World Needs to Double Down and Reset on 2050 Net Zero Targets

Over the last year, strong demand recovery and a lack of investment in supply has caused prices to rise across sectors. Energy security and geopolitical tensions have added unprecedented uncertainty to markets across the globe. On top of that, countries and corporations still bear the massive challenge of limiting global warming to 1.5 ˚C. 

David Brown, Head of Markets and Transitions Americas, said: “Record commodity prices and recent geopolitical changes have highlighted the challenges in navigating the energy transition. The world is facing its biggest challenge yet in its journey towards net zero. 

“To remain on course, those most exposed to global commodity markets need to double-down on plans to decarbonise through electrification and other emerging, net-zero enabling technologies. Policy must be geared towards renewable growth and investment in grid infrastructure.” 

Electrification is expected to dominate, providing 48% of the world’s energy consumption supported by the rapid deployment of wind and solar which will account for 61% of a significantly larger power market globally by 2050. Meanwhile, hydrocarbons’ share of energy demand falls to 43% in 2050 compared to 89% today. Coal and oil demand decline nearly two-thirds during this period. Natural gas is expected to be resilient, falling about 26%, supported by blue hydrogen production and carbon capture and storage (CCS) adoption in the power sector. 

Central to the electrification of global economies is road transportation. Global electric vehicle stock is expected to rise to around 1.7 billion vehicles by 2050 in AET-1.5 and will require substantial investment in charging infrastructure which could reach 1 billion units. Battery pack prices will continue to fall as regulatory supports grow and technologies advance. But an unprecedented growth in mine supply is required to deliver the raw materials to underpin electrification of the transport sector. Metals costs will endure vast price cycles as demand booms and higher carbon costs are embedded into production. End-users will need to be cautious about near-term price volatility for battery raw materials caused by supply-demand disconnect or other disruptions.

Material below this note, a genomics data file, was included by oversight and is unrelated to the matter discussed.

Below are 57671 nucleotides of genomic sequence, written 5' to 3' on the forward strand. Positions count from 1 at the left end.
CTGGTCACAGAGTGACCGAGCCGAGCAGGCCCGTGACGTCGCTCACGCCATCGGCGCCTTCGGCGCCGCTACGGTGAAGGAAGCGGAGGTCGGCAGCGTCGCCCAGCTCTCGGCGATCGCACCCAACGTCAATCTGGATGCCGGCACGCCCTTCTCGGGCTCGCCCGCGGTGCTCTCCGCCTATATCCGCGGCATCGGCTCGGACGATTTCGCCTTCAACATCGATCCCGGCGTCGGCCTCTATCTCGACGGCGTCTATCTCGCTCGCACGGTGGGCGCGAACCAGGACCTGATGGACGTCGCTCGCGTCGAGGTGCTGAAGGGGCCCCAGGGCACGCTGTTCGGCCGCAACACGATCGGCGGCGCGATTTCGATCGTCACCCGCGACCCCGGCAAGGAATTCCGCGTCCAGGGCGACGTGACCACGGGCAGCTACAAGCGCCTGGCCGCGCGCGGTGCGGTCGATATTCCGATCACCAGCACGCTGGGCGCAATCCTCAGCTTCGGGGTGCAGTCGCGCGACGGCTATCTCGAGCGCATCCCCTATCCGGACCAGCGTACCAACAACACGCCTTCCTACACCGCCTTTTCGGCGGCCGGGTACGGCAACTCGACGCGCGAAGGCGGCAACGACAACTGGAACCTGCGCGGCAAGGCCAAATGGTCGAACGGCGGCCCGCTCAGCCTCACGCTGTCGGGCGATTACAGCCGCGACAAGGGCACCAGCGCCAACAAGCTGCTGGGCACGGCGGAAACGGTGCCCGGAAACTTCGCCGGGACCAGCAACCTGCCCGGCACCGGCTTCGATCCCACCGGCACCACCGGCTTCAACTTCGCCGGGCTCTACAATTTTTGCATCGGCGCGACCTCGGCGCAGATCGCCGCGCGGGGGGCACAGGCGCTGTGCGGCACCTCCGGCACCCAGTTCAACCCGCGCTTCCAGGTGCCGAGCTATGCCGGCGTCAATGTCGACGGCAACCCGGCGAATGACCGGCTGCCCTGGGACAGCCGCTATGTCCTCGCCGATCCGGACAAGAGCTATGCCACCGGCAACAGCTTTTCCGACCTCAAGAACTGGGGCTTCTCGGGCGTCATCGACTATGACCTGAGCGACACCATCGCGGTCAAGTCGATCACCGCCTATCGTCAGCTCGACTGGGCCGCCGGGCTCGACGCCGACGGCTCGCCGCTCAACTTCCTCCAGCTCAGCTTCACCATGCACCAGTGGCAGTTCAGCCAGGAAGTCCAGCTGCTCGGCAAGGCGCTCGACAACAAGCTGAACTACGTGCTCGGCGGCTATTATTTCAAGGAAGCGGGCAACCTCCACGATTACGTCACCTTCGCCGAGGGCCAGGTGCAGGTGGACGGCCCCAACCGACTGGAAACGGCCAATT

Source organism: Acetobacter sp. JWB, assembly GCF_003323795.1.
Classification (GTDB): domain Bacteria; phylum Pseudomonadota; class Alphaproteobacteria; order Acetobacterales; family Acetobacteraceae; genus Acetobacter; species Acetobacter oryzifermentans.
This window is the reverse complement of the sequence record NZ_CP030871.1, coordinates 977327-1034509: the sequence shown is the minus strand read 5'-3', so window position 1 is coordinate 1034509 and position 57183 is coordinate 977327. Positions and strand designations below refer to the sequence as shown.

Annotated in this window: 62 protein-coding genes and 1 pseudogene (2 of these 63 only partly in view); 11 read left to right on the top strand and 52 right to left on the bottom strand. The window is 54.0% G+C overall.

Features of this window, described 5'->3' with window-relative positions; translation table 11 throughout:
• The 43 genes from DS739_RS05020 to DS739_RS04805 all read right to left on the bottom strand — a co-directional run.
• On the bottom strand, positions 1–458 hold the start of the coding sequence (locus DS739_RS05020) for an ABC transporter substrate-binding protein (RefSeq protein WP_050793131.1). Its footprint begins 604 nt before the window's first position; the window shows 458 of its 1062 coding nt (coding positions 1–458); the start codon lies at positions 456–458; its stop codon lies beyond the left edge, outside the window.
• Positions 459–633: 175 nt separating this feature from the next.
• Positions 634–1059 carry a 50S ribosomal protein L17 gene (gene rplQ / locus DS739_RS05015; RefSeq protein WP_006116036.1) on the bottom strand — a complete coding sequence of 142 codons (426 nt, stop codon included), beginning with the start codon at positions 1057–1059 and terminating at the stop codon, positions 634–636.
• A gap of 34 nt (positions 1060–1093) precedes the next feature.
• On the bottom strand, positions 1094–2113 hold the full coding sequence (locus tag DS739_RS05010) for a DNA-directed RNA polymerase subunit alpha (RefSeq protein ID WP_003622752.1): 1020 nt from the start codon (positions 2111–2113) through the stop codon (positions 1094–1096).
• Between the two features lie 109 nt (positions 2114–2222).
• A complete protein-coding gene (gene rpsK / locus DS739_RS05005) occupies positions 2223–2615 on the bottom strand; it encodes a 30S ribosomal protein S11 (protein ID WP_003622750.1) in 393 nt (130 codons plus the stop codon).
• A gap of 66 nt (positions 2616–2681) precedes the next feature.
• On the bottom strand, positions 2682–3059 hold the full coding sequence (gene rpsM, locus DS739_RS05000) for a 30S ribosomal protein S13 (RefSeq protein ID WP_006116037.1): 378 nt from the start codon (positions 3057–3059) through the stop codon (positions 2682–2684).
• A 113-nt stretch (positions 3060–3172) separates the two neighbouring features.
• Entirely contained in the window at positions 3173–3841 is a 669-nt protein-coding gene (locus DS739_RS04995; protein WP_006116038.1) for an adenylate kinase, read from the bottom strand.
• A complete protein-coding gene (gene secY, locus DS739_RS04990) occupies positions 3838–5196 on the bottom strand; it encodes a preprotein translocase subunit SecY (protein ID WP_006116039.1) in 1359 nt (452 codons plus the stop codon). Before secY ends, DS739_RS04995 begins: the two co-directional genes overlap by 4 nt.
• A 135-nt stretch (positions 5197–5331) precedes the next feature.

Advanced nuclear small modular reactors (SMR), bioenergy, geothermal and battery storage also play important roles as the world approaches AET-1.5 towards 2050. These low carbon dispatchable generation become critical due to higher wind and solar penetration. 

As mid-century approaches, emerging technologies including CCUS and hydrogen at industrial scale will become critical for decarbonising hard-to-abate sectors. Hydrocarbon resource holders could also monetise remaining reserves through blue hydrogen, and these support CCUS deployment, establishing hubs for power and industry. 

Prakash Sharma, Head of Markets and Transitions Asia Pacific, said: “Low-carbon hydrogen and CCUS deliver the last mile on emissions reductions – the solution for difficult-to-abate end-use sectors and for providing reliable, flexible dispatchable generation. Under AET-1.5, we expect the power sector to account for a sizable chunk of low-carbon hydrogen demand. China, US, India and EU-27 are expected to make up 70% of global hydrogen demand by 2050. This means a globally traded hydrogen market of US$475 billion emerges.”  

However, to incentivise technology development and adoption, global carbon prices need to rise. The prospects of a global carbon market improved significantly after resolution of Article 6 at the COP26 meeting last year. The momentum is expected to continue, with a global carbon price to take shape by 2030.  

Murray Douglas, Research Director, said: “We have expanded our assessment of a global carbon price to deliver global net zero by 2050. The AET-1.5 price represents an average global price required to facilitate and incentivise low emissions technology development and adoption. The price implementation will be closely linked to government economic priorities and the pace of the transition in different markets.” 

 Wood Mackenzie expects the global carbon price to rise seven-fold from an average of US$25 per tonne (t) of carbon dioxide equivalent (CO2e) today to US$175/t CO2e by 2050 in developed economies and US$127/t CO2e in emerging economies. Some countries will likely choose to integrate international or domestic offsets (nature-based or technological solutions) in compliance mechanisms, to increase flexibility. 

While the journey to net zero might seem insurmountable at present, there are boundless opportunities for those willing to take a shot. Around US$60 trillion of capex investment is needed to get to net zero by 2050 in low-carbon technologies and infrastructure, mining commodities and abated fossil fuels.  

Author: Bryan Groenendaal

Source: Woodmac 

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